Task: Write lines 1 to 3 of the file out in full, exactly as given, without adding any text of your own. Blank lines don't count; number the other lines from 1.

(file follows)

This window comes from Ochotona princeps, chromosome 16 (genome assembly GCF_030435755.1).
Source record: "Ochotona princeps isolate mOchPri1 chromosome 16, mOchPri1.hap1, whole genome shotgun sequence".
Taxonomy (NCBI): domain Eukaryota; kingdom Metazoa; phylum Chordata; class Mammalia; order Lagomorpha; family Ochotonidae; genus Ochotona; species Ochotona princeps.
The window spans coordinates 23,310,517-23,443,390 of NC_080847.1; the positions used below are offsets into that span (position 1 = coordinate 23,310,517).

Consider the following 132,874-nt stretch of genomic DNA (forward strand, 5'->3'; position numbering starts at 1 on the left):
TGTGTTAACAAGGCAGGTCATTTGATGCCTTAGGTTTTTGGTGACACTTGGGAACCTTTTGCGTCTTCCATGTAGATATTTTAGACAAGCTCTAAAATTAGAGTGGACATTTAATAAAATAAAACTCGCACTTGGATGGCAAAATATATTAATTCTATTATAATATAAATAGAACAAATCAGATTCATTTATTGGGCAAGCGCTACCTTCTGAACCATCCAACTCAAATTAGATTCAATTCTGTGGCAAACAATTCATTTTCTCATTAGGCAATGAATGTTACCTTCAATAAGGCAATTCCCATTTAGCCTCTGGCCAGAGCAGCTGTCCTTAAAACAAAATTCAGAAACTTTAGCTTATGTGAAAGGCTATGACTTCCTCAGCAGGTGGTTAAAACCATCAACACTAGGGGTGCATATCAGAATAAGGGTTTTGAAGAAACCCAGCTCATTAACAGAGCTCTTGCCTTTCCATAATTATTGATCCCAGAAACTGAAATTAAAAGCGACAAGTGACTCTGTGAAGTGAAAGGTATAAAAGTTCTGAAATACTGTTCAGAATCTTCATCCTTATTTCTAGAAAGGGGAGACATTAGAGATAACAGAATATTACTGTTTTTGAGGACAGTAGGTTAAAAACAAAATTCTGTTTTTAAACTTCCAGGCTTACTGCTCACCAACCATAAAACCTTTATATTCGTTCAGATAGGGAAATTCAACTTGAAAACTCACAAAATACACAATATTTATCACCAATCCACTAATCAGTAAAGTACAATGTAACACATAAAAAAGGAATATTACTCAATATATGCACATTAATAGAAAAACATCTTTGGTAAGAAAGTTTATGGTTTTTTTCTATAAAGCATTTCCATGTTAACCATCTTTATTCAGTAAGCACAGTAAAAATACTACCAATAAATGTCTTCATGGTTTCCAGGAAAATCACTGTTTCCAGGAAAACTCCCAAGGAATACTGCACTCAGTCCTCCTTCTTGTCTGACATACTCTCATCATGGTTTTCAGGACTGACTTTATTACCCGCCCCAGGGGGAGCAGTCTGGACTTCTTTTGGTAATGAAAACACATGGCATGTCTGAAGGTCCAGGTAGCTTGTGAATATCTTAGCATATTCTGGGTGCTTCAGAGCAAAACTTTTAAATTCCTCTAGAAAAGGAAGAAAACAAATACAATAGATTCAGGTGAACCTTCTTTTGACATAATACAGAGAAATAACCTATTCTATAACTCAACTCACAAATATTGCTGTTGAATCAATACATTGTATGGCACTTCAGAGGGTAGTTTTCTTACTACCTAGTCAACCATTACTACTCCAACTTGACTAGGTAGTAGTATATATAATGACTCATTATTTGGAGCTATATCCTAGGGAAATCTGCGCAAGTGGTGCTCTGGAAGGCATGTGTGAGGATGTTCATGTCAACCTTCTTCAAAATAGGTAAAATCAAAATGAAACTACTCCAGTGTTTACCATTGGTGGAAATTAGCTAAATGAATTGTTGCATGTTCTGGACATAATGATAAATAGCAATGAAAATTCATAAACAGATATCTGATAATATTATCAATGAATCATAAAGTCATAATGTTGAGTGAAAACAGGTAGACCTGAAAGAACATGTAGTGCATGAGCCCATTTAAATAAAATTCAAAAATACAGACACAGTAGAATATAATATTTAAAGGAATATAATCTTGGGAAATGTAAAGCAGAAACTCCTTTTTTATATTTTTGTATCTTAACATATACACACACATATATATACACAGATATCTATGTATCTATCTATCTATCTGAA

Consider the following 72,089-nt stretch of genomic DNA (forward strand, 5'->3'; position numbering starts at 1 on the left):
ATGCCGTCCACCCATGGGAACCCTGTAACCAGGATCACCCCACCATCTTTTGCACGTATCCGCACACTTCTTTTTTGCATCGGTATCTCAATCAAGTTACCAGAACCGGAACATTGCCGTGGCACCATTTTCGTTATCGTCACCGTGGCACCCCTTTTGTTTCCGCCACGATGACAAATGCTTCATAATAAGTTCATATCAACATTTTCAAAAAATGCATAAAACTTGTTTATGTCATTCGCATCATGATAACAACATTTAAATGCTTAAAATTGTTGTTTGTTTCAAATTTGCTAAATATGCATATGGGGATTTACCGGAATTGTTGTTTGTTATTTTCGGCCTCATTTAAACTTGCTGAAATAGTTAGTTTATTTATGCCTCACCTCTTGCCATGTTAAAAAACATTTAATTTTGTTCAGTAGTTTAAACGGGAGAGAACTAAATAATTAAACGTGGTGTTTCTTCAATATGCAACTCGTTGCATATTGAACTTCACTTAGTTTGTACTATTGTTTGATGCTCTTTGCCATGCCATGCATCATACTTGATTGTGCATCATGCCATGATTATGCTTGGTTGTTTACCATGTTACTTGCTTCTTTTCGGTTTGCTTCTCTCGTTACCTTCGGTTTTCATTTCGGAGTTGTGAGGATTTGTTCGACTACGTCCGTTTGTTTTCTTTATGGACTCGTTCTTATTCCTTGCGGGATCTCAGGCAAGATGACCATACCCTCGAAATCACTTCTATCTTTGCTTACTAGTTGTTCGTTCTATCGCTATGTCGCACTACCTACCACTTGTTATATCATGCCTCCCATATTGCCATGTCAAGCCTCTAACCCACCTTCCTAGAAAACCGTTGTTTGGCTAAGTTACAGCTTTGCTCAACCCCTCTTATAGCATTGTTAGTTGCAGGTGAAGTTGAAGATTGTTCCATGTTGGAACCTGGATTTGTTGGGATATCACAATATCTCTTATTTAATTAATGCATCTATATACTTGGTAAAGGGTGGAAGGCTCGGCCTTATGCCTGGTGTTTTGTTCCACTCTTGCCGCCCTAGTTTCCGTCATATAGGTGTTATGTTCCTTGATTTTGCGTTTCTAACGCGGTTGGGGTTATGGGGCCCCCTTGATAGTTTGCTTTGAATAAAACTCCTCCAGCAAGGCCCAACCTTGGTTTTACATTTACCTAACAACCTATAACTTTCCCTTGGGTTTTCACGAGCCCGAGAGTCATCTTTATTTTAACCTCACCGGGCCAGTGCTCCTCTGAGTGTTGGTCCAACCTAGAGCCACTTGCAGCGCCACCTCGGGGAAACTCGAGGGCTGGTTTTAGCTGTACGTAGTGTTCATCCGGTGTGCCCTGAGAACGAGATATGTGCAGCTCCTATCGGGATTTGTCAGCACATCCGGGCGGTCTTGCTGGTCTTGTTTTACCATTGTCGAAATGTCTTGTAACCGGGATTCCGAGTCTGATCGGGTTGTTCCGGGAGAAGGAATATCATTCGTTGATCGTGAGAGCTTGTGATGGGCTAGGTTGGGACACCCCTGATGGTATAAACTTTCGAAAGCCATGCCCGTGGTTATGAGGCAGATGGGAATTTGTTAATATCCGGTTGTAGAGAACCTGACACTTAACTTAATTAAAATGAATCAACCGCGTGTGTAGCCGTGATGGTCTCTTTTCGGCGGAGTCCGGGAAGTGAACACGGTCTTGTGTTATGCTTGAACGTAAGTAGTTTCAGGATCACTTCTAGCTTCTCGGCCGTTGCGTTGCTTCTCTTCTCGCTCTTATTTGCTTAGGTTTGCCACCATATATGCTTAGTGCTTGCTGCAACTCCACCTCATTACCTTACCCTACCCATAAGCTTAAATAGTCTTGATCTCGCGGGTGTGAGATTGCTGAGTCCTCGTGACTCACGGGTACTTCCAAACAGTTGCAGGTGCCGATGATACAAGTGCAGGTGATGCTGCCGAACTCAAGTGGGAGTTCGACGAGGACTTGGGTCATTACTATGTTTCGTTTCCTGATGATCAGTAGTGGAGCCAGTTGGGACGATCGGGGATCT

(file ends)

This window comes from Ochotona princeps, chromosome 16 (genome assembly GCF_030435755.1).
Source record: "Ochotona princeps isolate mOchPri1 chromosome 16, mOchPri1.hap1, whole genome shotgun sequence".
Taxonomy (NCBI): domain Eukaryota; kingdom Metazoa; phylum Chordata; class Mammalia; order Lagomorpha; family Ochotonidae; genus Ochotona; species Ochotona princeps.